In San Francisco, as in many cities, regulations that apply to on-street spaces are often complex. This is particularly true downtown, where a parking space might be part of a metered commercial loading zone during morning hours, a general metered parking zone during afternoon hours, a peak-period, tow-away, no-stopping zone between 4 and 6 p.m., and an unmetered passenger loading zone in the evening. San Francisco has hundreds of parking meter configurations. Having an accurate inventory of the regulations for each metered space was necessary to establish an automated database instead of adopting a manual approach to tracking, updating, and managing meter configuration data with parking meter vendors.
Conducting the Census
Gathering citywide parking supply data took place during six years starting in the summer of 2008, with regulatory data continually updated and expanded beginning in 2009. The SFMTA gathered data for metered and off-street parking supply in 2008 and 2009, as well as a random sample of 30 percent of unmetered blocks in the city. The SFMTA finished counting legal unmetered on-street parking spaces on all city blocks in early 2014.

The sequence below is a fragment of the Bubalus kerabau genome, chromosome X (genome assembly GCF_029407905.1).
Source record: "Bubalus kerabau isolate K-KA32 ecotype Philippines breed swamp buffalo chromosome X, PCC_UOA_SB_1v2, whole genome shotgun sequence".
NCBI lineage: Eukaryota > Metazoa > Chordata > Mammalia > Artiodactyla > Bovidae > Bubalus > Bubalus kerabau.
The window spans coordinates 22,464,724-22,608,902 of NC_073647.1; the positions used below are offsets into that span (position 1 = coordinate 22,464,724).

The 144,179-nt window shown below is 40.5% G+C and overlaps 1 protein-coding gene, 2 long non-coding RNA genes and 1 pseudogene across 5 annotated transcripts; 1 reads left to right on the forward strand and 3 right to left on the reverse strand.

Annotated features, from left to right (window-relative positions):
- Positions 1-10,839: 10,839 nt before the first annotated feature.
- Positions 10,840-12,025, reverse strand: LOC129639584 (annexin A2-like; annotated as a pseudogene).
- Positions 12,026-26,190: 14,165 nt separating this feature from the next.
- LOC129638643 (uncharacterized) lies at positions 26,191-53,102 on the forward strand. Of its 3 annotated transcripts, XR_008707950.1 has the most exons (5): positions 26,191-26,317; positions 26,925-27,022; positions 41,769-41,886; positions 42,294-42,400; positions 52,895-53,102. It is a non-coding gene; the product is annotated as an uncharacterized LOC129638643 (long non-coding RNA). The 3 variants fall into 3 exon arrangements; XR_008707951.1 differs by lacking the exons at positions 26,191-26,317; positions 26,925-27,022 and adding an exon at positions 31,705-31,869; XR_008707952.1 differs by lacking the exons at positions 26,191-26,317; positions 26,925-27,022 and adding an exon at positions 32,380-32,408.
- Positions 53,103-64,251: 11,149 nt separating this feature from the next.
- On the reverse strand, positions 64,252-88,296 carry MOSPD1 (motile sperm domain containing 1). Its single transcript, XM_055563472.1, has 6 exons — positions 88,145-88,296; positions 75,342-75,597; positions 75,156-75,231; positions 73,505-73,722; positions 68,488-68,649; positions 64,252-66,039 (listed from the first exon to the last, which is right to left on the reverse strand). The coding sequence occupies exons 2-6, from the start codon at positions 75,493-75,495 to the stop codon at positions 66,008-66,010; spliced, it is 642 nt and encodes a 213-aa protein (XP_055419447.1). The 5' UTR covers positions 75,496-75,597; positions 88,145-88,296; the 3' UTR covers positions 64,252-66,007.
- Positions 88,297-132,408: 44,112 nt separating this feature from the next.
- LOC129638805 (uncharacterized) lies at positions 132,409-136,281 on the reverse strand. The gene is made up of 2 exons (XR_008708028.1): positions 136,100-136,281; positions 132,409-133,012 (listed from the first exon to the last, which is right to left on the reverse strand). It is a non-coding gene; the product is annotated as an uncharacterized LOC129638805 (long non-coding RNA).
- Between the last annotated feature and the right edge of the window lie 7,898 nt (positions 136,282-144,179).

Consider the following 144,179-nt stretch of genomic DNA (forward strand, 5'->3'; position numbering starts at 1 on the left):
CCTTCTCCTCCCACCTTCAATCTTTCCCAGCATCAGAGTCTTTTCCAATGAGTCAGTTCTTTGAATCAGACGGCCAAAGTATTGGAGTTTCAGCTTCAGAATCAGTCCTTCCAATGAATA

The data collection effort surveyed all of San Francisco’s publicly available parking supply, including on-street (metered and unmetered) and publicly available off-street garages and lots (private residential parking spaces were not counted). This effort included:
- Translating existing documents (such as the city assessor’s parking tax records to determine the initial list of parking garages and lots) into the geographic information systems (GIS) database used to assemble the data.
- Reconciling different parking-related databases within the SFMTA.
- Extensive field surveys and site visits.
- Entering the data into a database.
The work was done primarily by interns and subcontractors (approximately 3,000 person hours) and led by SFpark team members who assembled the database.
Census Data Use